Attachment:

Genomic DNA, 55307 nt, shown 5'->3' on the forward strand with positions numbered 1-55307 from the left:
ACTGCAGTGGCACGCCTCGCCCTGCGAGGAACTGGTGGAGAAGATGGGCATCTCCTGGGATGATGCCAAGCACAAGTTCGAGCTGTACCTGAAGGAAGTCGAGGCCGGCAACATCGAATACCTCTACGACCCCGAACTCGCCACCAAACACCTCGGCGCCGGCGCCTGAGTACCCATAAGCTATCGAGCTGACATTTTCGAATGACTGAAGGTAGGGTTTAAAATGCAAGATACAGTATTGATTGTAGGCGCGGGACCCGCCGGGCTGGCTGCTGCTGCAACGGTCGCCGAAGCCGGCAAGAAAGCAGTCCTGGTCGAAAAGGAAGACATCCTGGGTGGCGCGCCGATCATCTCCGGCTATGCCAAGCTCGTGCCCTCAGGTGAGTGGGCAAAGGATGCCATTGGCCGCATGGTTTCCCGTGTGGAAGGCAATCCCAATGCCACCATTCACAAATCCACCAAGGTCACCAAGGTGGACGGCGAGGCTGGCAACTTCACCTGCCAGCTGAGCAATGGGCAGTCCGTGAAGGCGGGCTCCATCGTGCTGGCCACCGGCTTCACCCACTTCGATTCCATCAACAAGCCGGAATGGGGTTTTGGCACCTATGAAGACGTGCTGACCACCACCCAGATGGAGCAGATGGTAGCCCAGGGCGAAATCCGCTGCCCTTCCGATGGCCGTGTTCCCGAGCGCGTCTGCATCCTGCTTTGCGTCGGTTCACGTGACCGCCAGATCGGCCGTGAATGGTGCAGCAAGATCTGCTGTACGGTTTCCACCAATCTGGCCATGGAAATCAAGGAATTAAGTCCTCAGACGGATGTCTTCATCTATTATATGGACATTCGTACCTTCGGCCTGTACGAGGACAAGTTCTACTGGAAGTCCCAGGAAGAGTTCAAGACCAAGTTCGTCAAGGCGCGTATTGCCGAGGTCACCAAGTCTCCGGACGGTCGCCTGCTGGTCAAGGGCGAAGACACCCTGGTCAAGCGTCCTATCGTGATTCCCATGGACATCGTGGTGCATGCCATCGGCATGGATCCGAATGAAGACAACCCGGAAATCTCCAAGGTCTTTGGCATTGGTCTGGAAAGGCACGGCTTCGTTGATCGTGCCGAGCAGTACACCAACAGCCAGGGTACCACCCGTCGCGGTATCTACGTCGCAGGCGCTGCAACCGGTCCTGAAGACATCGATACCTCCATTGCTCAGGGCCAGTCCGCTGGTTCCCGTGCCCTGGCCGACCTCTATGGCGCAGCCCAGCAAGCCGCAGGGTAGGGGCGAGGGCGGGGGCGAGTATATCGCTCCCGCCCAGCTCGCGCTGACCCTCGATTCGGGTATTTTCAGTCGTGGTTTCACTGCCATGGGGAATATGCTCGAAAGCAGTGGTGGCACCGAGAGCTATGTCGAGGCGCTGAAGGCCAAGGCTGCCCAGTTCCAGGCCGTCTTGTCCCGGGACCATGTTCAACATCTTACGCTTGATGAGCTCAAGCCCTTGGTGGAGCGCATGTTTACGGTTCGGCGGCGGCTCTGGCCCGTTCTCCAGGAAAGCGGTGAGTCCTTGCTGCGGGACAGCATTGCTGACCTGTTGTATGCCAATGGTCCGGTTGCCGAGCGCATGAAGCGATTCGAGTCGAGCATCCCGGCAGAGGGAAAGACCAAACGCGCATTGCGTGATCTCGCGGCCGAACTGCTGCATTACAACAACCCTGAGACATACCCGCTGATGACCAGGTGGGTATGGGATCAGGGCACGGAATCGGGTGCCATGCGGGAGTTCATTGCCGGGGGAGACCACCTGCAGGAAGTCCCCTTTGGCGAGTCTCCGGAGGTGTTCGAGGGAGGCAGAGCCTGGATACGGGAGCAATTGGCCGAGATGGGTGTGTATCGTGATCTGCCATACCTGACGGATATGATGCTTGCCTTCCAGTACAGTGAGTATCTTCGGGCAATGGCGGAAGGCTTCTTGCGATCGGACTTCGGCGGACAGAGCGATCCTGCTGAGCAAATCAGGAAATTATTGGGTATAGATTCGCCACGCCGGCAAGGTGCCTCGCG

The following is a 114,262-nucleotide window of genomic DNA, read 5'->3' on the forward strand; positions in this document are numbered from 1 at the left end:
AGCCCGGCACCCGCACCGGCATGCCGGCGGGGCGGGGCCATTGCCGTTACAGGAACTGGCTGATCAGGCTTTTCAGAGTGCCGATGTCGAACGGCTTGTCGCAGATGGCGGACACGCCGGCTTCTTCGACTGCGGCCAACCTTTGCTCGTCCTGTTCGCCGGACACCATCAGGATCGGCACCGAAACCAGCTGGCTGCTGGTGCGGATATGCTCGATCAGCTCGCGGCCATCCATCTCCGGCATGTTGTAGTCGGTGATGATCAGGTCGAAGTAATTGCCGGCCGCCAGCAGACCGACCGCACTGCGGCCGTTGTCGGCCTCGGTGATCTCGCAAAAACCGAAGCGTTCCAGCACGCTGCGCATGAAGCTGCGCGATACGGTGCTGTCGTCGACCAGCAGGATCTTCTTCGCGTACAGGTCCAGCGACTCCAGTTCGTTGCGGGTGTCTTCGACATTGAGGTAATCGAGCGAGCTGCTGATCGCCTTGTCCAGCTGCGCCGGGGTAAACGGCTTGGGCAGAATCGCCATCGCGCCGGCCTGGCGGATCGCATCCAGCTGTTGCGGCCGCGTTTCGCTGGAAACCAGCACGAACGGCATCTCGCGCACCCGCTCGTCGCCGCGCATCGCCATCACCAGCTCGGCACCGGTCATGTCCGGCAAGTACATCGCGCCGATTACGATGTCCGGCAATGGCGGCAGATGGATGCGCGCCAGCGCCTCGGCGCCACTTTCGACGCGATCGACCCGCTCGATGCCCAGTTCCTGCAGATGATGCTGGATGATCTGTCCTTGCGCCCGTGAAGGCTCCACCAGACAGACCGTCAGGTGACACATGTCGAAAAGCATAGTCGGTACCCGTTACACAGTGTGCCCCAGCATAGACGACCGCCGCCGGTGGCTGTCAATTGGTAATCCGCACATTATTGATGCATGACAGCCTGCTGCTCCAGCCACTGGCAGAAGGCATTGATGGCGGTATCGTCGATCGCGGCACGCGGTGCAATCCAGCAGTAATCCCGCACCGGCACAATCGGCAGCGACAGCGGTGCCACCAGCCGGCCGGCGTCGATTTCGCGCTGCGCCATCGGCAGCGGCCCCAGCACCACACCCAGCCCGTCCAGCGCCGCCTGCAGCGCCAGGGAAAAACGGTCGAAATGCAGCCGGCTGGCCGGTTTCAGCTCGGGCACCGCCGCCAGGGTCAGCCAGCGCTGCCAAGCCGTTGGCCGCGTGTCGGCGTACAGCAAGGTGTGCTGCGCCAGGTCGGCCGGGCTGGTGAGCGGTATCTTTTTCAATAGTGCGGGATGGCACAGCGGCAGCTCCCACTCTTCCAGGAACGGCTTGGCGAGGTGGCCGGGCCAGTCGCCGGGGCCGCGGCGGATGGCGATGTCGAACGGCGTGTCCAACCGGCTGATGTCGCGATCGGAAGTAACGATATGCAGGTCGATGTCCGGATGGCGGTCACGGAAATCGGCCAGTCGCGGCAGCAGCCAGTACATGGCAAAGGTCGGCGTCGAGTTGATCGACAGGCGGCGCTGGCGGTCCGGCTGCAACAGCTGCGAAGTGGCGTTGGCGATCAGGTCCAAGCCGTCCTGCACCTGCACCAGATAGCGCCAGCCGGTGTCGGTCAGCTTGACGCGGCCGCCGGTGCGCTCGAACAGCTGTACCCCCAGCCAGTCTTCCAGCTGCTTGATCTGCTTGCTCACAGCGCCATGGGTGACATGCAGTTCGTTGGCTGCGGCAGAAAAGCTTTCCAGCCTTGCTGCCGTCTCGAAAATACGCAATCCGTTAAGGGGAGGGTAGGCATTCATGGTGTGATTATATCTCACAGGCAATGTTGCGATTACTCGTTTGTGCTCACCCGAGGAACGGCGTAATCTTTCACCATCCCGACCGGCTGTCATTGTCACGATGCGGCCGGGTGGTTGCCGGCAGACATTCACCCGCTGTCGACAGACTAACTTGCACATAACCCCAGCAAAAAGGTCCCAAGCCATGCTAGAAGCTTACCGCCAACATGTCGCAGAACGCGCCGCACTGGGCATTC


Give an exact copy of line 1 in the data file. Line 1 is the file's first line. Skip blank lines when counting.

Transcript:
Genomic DNA, 55307 nt, shown 5'->3' on the forward strand with positions numbered 1-55307 from the left: